Golden Knights center Paul Stastny calls being moved at the NHL’s trade deadline “an emotional whirlwind.”
Stastny knows how difficult saying goodbye to teammates, packing up your family’s belongings and starting a new chapter is after leaving the St. Louis Blues for the Winnipeg Jets last season. That’s why he’s thankful the teams and hockey community are there to help players transition during a stressful period of their lives.
“You realize how small the community, the hockey world is,” Stastny said. “How so many different people have ties to so many different cities everyone kind of takes care of each other.”
The league’s Collective Bargaining Agreement puts clubs on the hook for many of the logistical costs of trades to ease the burden on players. If a player buys a residence in the city he gets traded to, his new team must pay for the rent or mortgage (within limits) for his former home for up to sixth months.
Clubs also are on the hook for the player’s moving costs (including shipping one or two cars) if he moves to his new city. His family also is entitled to one round-trip plane ticket from the former city to the new, or one round-trip ticket and one one-way ticket if he intends to move his family (for house hunting and then for the actual move).
Before finding a new residence, a player can get a paid-for hotel room for 21 days, but Stastny didn’t use that perk.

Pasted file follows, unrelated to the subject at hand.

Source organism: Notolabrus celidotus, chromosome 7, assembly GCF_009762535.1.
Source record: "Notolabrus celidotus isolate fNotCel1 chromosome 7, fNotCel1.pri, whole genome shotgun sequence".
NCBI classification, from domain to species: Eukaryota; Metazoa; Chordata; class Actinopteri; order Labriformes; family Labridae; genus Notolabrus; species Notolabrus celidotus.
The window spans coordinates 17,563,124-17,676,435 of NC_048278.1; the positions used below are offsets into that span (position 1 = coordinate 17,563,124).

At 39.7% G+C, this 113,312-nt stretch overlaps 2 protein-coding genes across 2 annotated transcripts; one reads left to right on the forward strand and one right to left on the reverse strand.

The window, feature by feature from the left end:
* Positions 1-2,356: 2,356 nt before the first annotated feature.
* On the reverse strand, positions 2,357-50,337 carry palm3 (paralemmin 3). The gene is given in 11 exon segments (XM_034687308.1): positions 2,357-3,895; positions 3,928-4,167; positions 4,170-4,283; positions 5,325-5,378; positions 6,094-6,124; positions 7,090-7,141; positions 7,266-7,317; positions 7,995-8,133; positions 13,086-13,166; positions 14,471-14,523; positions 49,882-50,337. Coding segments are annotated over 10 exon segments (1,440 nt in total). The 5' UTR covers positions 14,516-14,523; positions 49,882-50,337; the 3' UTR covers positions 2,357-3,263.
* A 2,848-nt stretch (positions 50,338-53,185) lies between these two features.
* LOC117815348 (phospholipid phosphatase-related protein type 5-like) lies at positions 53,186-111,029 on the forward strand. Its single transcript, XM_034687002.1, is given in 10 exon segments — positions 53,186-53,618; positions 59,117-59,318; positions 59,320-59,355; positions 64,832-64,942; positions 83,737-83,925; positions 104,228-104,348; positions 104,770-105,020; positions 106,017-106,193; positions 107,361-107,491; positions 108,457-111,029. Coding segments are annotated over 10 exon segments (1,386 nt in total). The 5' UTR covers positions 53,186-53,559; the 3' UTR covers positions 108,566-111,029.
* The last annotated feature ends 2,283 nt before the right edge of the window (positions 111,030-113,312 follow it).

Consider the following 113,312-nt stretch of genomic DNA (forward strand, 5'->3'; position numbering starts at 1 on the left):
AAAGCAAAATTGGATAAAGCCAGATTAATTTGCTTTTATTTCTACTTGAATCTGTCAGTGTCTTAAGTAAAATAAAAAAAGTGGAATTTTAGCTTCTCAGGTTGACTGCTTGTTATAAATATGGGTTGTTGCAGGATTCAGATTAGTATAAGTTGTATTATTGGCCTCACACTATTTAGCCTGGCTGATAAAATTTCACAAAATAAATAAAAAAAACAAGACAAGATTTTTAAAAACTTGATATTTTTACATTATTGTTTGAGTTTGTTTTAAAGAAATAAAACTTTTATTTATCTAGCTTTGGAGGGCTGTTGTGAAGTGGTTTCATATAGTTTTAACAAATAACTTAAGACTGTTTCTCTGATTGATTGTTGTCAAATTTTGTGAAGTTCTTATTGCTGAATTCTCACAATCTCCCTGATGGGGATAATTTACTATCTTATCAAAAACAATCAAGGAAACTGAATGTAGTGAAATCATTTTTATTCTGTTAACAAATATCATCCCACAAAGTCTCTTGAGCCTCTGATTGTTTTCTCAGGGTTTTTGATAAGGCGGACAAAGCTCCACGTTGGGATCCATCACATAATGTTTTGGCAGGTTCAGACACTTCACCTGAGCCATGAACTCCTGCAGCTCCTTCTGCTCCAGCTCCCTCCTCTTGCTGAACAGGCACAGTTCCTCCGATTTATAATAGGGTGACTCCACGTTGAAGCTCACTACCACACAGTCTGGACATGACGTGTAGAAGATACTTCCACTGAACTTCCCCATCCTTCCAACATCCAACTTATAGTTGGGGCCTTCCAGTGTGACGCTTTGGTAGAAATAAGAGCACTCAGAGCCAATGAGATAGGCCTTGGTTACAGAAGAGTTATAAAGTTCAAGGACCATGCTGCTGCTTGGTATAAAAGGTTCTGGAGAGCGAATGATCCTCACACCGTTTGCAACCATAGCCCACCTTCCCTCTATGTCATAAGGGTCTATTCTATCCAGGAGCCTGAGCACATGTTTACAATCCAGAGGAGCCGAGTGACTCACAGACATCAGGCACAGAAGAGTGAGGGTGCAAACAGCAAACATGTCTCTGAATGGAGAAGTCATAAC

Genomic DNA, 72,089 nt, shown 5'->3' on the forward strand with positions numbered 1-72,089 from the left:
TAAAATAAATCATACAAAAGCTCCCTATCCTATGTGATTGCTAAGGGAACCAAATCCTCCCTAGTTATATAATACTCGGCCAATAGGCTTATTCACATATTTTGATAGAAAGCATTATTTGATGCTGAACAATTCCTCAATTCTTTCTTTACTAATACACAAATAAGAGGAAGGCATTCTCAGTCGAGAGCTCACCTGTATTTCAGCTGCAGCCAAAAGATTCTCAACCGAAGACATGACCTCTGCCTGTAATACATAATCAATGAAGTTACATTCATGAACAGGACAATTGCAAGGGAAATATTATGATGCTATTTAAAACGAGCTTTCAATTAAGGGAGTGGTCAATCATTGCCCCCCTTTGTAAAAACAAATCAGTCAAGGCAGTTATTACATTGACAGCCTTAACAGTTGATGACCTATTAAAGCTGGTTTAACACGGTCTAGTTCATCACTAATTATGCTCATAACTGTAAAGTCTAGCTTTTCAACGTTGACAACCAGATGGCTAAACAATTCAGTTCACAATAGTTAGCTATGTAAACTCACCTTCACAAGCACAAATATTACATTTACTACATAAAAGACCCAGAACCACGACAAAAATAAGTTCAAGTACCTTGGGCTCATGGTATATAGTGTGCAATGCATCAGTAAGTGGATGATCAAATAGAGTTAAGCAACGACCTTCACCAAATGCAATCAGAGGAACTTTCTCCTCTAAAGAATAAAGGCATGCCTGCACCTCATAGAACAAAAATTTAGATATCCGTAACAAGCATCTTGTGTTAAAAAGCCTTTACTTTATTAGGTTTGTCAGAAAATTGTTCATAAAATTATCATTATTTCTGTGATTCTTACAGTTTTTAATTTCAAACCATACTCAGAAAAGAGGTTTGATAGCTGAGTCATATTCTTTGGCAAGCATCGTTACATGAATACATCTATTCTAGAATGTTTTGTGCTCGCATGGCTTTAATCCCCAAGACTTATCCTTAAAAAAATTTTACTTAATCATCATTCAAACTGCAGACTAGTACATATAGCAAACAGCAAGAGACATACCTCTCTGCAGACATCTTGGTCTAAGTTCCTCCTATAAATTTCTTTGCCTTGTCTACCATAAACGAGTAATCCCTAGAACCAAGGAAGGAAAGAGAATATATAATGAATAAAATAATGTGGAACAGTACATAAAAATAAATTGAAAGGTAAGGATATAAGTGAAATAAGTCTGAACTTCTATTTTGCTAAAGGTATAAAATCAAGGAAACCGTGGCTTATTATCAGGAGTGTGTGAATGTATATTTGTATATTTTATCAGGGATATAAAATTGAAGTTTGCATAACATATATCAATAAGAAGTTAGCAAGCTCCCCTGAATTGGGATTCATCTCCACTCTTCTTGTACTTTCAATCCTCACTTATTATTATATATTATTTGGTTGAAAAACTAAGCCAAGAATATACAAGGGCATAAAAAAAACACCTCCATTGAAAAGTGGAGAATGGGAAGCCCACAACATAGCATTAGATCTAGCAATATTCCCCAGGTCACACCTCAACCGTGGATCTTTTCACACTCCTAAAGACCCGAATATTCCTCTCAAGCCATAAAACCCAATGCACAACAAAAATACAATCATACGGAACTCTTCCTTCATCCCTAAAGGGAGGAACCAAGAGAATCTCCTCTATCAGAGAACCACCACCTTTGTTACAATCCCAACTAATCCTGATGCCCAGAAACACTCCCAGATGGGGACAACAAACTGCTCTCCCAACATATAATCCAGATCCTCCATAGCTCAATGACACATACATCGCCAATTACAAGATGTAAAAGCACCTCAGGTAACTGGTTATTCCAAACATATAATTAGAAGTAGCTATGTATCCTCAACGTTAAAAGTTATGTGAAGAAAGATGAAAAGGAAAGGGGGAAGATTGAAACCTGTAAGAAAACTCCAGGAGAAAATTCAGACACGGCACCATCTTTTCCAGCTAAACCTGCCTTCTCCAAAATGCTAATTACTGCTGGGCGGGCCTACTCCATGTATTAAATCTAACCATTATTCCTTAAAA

“I could’ve done it if I was by myself, but I think with family and kids that’s a different ballgame,” he said.
What the CBA can’t help with is determining where to actually move to. That’s where hockey connections come in handy.
Stastny found a furnished house to rent thanks to Winnipeg native Ryan Reaves’ mother, Brenda. And when Reaves was traded from the Pittsburgh Penguins to the Knights last season, former teammate Chris Stewart helped connect him with Minnesota Wild forward Jason Zucker, who grew up in Las Vegas.
Reaves moved into Zucker’s Las Vegas home, and Reaves rents out his home in Winnipeg. Players know how hectic being forced to move to a new city is, so they help out if possible.
“Whether you hate the guy or not, you try and help people around the league,” Reaves said. “I have Winnipeg Jets staying in my house every year, and I don’t like the Winnipeg Jets at all. People need to live somewhere.”
Laine finally scores again
Winnipeg winger Patrik Laine became the fourth-youngest player to score 100 goals on Nov. 29 and then, not long after, went on a slump.
The 20-year-old didn’t score for 15 games, from Jan. 13 until Friday, when he had two power-play goals in a 6-3 victory over the Knights at T-Mobile Arena. The first one was an easy one-timer off a pass from winger Blake Wheeler.
“It’s been awhile, so I didn’t know how to react,” Laine said. “It was, again, a great pass from Wheels. Even I’m not going to miss that.”
Kucherov hits milestone
Tampa Bay Lightning winger Nikita Kucherov scored his 100th point of the season Thursday with a goal against the Buffalo Sabres.
He became the fifth player to hit that mark in 62 or fewer games since 1993-94, after Wayne Gretzky, Ron Francis, Jaromir Jagr and Mario Lemieux (twice).
Traded NHL player’s rights
— Sixth months rent/mortgage reimbursement, within limits (if moving to new city)
— Reasonable moving expenses
— Cost of moving one car (single) or two (married/has “living companion”)
— Single-room hotel accommodations for 21 days
— One round-trip plane ticket from old city to new or one round-trip and one one-way ticket
Source: NHL Collective Bargaining Agreement Article 14